Bunyan’s masterpiece relates the pilgrimage of Christian from the City of Destruction to the Celestial City. The road between these two cities, like the road toward an OT theology, is fraught with many perils. As the critical realist OT theologian negotiates this road, she, like Christian, comes to the Hill of Redactional (editorial) Difficulty where she faces three different paths to the top: Difficulty, Danger, and Destruction. In Pilgrim’s Progress, Christian ascends Difficulty and his two traveling companions, Formalist and Hypocrisy (I’ll leave it to your imagination to fill in the blanks here), take the routes Danger and Destruction never to be heard from again (Who knew OT theology was so perilous?).
So what makes the Hill of Redactional Difficulty difficult for the critical realist OT theologian or any OT theologian for that matter?
The OT text has under gone evident redaction in the course of its compositional history at the micro level (minor emendations), the book level (Kings, Chronicles, Psalms, Proverbs), and the macro level (the arrangement of the Hebrew canon or TaNaK). The difficulty comes when applying critical realism’s view (as articulated by Ben Meyer) that authorial intention is intrinsic to a text (only as far as the author was able to actually communicate his intention in the text) and critical realism’s view of the hermeneutical circle of “whole and parts” (“I understand the whole only in function of understanding the parts; I understand the parts only in function of understanding the whole.”).
Psalms will serve as a good example. The authors of individual psalms did not write, in all probability, with the understanding that their works were to be compiled and arranged at a later time and in a meaningful way (i.e. with intended meaning). The tension comes in the fact that there are multiple intentions at play in a compilation such as the Psalter. How does the redactor’s placement of a psalm affect that psalm’s original intention?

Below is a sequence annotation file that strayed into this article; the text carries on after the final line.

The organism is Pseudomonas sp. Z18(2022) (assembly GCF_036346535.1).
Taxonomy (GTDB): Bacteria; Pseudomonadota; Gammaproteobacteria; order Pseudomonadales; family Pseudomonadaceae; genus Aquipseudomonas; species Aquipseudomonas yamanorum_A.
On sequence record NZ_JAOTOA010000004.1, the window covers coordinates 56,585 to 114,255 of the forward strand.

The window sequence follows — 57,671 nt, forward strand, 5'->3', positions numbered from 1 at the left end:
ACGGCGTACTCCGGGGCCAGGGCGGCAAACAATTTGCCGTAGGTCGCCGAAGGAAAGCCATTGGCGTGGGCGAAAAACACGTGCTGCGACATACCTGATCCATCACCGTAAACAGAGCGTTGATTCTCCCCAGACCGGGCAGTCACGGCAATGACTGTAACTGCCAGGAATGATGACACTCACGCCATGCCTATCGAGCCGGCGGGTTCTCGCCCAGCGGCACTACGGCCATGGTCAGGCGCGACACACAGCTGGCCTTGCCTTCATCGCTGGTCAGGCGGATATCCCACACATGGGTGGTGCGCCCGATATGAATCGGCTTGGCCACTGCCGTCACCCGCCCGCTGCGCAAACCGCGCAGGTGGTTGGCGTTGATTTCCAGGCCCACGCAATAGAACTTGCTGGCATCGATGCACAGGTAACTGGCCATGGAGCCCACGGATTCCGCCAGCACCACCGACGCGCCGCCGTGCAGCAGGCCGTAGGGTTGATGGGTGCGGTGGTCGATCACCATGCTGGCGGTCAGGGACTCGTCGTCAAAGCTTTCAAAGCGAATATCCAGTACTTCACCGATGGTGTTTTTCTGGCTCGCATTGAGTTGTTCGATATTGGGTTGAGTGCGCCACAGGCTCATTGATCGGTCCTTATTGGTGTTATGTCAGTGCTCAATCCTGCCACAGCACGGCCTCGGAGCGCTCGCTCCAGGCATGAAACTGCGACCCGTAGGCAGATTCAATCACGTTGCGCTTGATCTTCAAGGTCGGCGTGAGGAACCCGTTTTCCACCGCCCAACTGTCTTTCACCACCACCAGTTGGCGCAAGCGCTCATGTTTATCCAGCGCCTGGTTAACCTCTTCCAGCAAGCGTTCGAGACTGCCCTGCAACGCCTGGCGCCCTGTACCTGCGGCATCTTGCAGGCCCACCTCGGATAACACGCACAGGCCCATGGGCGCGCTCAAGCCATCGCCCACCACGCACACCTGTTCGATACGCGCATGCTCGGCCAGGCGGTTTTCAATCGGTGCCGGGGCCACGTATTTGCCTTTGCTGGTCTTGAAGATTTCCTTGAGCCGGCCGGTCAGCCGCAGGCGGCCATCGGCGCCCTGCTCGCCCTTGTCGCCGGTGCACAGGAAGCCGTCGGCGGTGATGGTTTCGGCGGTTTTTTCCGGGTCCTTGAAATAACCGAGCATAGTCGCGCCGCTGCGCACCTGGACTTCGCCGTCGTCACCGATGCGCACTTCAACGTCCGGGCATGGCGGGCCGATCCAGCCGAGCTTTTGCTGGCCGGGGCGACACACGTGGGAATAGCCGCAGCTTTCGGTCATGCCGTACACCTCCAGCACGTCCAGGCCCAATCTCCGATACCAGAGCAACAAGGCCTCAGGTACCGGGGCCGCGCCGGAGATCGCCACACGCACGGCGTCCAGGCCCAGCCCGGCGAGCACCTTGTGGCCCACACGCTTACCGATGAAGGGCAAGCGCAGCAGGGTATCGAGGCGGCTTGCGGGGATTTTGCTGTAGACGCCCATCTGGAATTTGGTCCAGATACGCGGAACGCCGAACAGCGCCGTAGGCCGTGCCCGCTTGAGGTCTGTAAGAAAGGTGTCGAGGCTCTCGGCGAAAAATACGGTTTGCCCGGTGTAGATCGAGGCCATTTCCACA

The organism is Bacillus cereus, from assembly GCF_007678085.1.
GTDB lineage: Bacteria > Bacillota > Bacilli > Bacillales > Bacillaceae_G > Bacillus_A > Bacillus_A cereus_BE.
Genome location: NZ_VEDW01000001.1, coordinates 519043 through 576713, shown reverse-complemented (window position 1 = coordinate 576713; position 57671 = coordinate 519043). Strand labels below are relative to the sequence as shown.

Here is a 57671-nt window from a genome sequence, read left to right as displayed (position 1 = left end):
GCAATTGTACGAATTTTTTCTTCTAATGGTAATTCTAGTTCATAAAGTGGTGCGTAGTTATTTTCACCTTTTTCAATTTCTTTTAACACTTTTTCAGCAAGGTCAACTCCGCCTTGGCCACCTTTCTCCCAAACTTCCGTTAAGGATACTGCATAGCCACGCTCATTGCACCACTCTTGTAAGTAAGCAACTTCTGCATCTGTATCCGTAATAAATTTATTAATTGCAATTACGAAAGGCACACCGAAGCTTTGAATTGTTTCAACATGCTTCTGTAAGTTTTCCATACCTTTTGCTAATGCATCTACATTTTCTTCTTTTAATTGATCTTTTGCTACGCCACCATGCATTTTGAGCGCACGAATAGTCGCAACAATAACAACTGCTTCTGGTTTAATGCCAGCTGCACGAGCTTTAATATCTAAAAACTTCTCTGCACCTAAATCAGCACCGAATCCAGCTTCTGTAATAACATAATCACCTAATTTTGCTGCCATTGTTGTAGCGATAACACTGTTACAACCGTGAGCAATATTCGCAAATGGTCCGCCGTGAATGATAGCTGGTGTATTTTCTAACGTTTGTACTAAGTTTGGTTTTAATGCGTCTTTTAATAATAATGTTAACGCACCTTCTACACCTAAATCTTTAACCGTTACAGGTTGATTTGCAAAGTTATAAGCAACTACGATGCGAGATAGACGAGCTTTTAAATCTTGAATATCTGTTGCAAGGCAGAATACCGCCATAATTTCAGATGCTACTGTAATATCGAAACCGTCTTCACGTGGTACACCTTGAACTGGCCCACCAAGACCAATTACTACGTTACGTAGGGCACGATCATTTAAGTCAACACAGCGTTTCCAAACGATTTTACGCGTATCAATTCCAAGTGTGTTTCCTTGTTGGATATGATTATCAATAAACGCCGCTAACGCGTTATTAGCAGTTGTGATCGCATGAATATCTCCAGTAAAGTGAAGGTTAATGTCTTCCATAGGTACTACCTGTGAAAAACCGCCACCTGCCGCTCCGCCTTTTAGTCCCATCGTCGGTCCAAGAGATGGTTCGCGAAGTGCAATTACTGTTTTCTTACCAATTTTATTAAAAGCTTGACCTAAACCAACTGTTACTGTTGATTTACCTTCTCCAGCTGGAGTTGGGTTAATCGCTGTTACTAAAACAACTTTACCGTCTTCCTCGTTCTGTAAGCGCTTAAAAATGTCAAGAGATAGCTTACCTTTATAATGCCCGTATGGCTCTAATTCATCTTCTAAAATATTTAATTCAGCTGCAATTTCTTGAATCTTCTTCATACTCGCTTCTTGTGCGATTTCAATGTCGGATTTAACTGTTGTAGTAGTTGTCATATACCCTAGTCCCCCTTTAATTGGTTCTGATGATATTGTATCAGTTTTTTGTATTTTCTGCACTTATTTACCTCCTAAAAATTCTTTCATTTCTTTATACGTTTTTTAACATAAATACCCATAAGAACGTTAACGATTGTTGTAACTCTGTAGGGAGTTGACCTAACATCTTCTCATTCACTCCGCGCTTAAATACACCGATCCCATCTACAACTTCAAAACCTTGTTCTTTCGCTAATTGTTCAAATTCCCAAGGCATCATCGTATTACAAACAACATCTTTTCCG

In light of this textual reality, we must speak of two intentions intrinsic in the text, namely, that of the psalmist and the psalm redactor. Both intentions have been “locked” in the text as it were. How then, are we to adjudicate between the two intentions within the hermeneutical circle of “whole and parts”? Do both intentions inform each other without distorting either one? Here is the crux of the matter and where the danger lies, at least in my thinking. Will we need to speak of two meanings, one for an individual psalm and one for the whole of the psalms?
Would the same dangers face the interpreter of the OT as a whole? We have individual works/books that were written to convey an intended message or messages, which have been compiled by a redactor into an intently meaningful arrangement in the Hebrew canon or TaNaK.
Any suggestions concerning these matters either at the book level (Psalms) or the canon level (OT/TaNaK)?
Whatever the particulars may be, one thing is for sure; the right way up the hill will be difficult. We would be wise to attend to the words of Christian:
This Hill, though high, I covet to ascend,
The difficulty will not me offend:
For I perceive the way to life lies here;
Come, pluck up, heart; lets neither faint nor fear:
Better, though difficult, the right way to go,
Than wrong, though easy, where the end is woe.